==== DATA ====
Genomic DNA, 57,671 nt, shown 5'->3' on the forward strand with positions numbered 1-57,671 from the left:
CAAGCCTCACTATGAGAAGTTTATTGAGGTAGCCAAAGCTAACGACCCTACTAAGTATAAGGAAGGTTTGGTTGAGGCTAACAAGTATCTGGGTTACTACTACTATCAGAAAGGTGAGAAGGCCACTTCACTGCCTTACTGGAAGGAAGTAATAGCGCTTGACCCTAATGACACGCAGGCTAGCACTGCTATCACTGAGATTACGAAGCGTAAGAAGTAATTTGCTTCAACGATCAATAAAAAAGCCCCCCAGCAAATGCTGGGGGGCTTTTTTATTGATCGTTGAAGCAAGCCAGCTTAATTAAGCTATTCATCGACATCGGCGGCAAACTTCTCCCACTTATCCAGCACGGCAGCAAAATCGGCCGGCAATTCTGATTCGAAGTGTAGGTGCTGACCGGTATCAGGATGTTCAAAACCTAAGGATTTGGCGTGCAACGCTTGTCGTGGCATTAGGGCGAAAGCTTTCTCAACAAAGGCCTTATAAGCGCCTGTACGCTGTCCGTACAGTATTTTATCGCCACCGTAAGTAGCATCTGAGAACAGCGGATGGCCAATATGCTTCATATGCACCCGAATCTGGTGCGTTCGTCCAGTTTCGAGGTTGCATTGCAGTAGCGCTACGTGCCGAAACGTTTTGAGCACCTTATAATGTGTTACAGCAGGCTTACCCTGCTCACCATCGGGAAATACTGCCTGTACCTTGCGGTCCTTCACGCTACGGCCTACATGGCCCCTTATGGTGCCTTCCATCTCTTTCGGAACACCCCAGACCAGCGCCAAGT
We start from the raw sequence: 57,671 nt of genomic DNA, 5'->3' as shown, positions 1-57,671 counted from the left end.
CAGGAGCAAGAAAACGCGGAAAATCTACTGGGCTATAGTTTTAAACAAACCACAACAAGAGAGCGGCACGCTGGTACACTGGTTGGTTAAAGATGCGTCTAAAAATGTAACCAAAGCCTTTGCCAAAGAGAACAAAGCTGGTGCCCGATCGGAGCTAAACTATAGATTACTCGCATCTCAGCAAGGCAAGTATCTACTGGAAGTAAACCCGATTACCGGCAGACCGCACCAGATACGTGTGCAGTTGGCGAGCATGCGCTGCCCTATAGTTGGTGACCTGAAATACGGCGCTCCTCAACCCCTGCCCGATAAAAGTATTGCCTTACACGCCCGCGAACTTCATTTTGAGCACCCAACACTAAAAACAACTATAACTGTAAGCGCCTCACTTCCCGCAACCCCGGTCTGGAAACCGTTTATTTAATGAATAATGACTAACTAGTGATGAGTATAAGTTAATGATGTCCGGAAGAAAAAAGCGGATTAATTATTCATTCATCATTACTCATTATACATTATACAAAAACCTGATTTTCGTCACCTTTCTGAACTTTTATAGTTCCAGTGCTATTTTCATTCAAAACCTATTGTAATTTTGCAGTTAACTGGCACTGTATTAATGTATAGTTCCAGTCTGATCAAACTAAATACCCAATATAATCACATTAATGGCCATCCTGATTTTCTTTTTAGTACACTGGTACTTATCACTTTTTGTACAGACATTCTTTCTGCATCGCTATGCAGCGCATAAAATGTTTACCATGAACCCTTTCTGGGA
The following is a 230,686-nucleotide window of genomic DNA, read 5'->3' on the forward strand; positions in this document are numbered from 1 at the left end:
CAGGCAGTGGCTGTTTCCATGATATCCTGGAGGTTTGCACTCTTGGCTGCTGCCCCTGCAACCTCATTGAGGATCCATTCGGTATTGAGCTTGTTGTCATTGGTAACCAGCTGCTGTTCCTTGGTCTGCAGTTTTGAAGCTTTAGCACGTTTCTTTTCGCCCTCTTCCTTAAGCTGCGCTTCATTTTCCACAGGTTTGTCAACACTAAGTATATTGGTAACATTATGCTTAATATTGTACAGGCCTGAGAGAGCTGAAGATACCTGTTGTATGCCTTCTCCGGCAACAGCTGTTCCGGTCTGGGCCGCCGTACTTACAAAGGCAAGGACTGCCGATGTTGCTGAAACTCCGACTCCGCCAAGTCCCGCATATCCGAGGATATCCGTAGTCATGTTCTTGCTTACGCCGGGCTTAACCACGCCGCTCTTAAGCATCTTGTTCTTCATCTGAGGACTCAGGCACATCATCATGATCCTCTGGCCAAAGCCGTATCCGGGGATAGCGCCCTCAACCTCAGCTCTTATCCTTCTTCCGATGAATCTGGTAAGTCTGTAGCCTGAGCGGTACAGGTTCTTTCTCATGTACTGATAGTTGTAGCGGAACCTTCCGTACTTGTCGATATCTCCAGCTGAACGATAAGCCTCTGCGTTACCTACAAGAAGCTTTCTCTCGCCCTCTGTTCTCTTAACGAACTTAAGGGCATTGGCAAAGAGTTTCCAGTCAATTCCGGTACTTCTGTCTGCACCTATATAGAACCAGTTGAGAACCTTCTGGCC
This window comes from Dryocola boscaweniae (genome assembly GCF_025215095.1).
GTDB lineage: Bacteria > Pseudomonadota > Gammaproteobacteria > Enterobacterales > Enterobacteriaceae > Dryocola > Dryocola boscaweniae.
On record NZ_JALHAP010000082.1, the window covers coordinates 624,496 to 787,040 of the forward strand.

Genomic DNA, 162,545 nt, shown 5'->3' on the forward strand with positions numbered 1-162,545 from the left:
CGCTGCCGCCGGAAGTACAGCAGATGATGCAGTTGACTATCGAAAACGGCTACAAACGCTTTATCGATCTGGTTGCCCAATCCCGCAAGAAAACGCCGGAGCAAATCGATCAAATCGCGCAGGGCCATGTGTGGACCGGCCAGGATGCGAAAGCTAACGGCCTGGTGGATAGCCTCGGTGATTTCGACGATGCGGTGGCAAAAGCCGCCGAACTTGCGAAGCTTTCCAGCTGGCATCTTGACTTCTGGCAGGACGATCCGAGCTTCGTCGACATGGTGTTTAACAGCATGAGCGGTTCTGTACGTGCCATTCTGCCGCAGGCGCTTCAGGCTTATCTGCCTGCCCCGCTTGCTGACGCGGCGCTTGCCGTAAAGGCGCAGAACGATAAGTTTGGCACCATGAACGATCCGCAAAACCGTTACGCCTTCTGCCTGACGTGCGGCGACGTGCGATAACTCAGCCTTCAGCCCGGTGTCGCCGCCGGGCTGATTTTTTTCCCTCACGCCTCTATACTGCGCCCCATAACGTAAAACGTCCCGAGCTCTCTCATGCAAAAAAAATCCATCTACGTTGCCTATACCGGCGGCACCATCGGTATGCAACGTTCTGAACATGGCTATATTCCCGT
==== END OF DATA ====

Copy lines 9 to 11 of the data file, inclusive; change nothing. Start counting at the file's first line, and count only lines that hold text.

On record NZ_JALHAP010000082.1, the window covers coordinates 624,496 to 787,040 of the forward strand.

Genomic DNA, 162,545 nt, shown 5'->3' on the forward strand with positions numbered 1-162,545 from the left:
CGCTGCCGCCGGAAGTACAGCAGATGATGCAGTTGACTATCGAAAACGGCTACAAACGCTTTATCGATCTGGTTGCCCAATCCCGCAAGAAAACGCCGGAGCAAATCGATCAAATCGCGCAGGGCCATGTGTGGACCGGCCAGGATGCGAAAGCTAACGGCCTGGTGGATAGCCTCGGTGATTTCGACGATGCGGTGGCAAAAGCCGCCGAACTTGCGAAGCTTTCCAGCTGGCATCTTGACTTCTGGCAGGACGATCCGAGCTTCGTCGACATGGTGTTTAACAGCATGAGCGGTTCTGTACGTGCCATTCTGCCGCAGGCGCTTCAGGCTTATCTGCCTGCCCCGCTTGCTGACGCGGCGCTTGCCGTAAAGGCGCAGAACGATAAGTTTGGCACCATGAACGATCCGCAAAACCGTTACGCCTTCTGCCTGACGTGCGGCGACGTGCGATAACTCAGCCTTCAGCCCGGTGTCGCCGCCGGGCTGATTTTTTTCCCTCACGCCTCTATACTGCGCCCCATAACGTAAAACGTCCCGAGCTCTCTCATGCAAAAAAAATCCATCTACGTTGCCTATACCGGCGGCACCATCGGTATGCAACGTTCTGAACATGGCTATATTCCCGT